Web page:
BJP Pushes For Division Voting In Himachal. Here's How It Differs From Voice Vote

The ideas of division and voice votes were adopted from the British Parliament. 

BJP Pushes For Division Voting In Himachal. Here's How It Differs From Voice Vote

The Bharatiya Janata Party recently emerged victorious in the lone Rajya Sabha seat in Himachal Pradesh, securing a win with only 25 MLAs in the 68-member Assembly. The party's success hinged on cross-voting by Congress members and a fortunate draw of lots. Amidst concerns from the Congress, the Leader of the Opposition and other BJP MLAs met with the Himachal Governor today, pressing for a division of votes during the Budget session rather than a simple voice vote. 

Division Voting vs Voice Vote

The ideas of using division and voice votes were taken from the British Parliament. 

Division Voting

Division voting is a formal and individual voting method used in legislative bodies to determine the support or opposition of each member on a particular issue. When a division vote is called, members physically separate into different areas based on their stance – typically "Ayes" (in favour) on one side and "Noes" (against) on the other. This process allows for a transparent and precise tally of votes, providing clarity on individual positions. The results of a division vote reveal not only the overall outcome but also the specific count of supporters and opponents.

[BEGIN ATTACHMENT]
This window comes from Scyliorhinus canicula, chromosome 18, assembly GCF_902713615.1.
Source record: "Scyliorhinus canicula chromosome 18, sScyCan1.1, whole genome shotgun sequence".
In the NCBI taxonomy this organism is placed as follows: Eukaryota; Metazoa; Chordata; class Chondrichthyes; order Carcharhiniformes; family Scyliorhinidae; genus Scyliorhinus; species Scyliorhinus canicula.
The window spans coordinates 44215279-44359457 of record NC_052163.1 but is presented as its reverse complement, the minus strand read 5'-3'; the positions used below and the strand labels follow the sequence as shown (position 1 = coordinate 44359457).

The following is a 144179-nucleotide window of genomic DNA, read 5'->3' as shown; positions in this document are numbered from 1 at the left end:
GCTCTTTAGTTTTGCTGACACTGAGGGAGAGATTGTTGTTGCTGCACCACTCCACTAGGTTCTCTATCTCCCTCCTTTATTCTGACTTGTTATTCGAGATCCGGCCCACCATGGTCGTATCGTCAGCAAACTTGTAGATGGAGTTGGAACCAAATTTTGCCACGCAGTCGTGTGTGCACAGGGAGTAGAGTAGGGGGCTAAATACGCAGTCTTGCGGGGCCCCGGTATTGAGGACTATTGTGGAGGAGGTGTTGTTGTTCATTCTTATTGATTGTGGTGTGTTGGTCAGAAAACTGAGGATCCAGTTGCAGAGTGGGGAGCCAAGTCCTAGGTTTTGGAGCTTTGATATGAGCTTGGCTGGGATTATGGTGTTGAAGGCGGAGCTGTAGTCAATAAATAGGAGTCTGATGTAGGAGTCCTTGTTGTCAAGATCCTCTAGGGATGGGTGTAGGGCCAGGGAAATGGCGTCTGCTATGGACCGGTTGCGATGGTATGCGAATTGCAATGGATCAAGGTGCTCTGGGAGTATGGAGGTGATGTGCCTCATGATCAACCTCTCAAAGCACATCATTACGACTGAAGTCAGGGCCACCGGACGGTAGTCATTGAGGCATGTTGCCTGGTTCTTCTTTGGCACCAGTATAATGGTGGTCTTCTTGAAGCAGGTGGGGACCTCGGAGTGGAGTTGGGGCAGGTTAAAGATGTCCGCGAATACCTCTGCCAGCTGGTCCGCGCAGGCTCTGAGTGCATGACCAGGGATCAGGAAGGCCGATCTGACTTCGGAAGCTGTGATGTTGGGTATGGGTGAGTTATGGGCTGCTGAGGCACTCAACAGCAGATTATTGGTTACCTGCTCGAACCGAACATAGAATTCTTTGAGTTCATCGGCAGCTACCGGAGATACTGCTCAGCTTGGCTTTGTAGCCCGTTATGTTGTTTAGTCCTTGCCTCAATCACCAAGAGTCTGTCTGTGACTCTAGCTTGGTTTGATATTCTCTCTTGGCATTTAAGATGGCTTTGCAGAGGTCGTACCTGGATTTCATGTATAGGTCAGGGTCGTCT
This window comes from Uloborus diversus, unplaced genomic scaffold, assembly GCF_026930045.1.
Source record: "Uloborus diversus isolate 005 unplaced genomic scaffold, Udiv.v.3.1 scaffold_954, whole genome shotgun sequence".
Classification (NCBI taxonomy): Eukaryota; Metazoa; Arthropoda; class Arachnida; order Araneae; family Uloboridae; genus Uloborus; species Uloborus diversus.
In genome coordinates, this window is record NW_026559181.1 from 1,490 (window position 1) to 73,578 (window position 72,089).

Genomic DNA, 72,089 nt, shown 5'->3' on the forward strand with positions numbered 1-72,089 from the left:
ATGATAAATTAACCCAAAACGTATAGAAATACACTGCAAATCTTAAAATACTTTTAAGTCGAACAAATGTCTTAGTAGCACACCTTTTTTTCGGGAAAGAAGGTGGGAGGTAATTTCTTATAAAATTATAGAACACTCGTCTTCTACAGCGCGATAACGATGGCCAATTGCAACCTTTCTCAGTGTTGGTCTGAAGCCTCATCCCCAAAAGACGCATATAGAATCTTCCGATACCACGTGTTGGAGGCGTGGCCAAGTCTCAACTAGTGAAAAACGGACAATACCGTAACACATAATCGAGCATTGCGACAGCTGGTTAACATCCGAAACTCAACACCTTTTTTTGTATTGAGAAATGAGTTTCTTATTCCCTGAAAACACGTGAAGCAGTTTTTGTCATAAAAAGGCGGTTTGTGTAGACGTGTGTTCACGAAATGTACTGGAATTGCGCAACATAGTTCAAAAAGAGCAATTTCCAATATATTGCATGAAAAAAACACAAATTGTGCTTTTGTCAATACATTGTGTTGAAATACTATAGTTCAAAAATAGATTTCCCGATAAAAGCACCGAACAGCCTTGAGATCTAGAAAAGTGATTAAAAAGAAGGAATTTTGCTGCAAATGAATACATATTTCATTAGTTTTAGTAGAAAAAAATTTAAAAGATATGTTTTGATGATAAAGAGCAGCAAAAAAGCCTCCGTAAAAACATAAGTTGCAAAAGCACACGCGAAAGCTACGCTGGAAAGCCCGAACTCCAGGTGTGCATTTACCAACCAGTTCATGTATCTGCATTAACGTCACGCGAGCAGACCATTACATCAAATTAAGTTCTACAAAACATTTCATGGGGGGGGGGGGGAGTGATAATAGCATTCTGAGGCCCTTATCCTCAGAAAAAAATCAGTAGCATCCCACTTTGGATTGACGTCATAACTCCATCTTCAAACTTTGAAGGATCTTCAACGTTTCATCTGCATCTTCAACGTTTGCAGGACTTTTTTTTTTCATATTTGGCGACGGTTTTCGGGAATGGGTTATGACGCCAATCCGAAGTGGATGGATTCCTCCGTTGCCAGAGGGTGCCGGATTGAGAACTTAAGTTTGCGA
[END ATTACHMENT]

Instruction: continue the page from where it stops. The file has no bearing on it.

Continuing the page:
Voice Vote

Voice vote, on the other hand, is a less formal and quicker method of voting. When a voice vote is called, members verbally express their support or opposition by saying "Aye" or "No" as a collective group. The presiding officer then judges the volume of the responses to determine the outcome. Voice votes are often used for routine or non-controversial matters where a clear majority is expected, and a detailed count is not deemed necessary. However, this method lacks the precision and transparency provided by a division vote.

A quick advantage of a voice vote is its speed, but the downside is that it can be inaccurate since it depends on who is louder. 

Parliamentary rules dictate that if any member challenges a voice vote, the speaker must call for a division vote.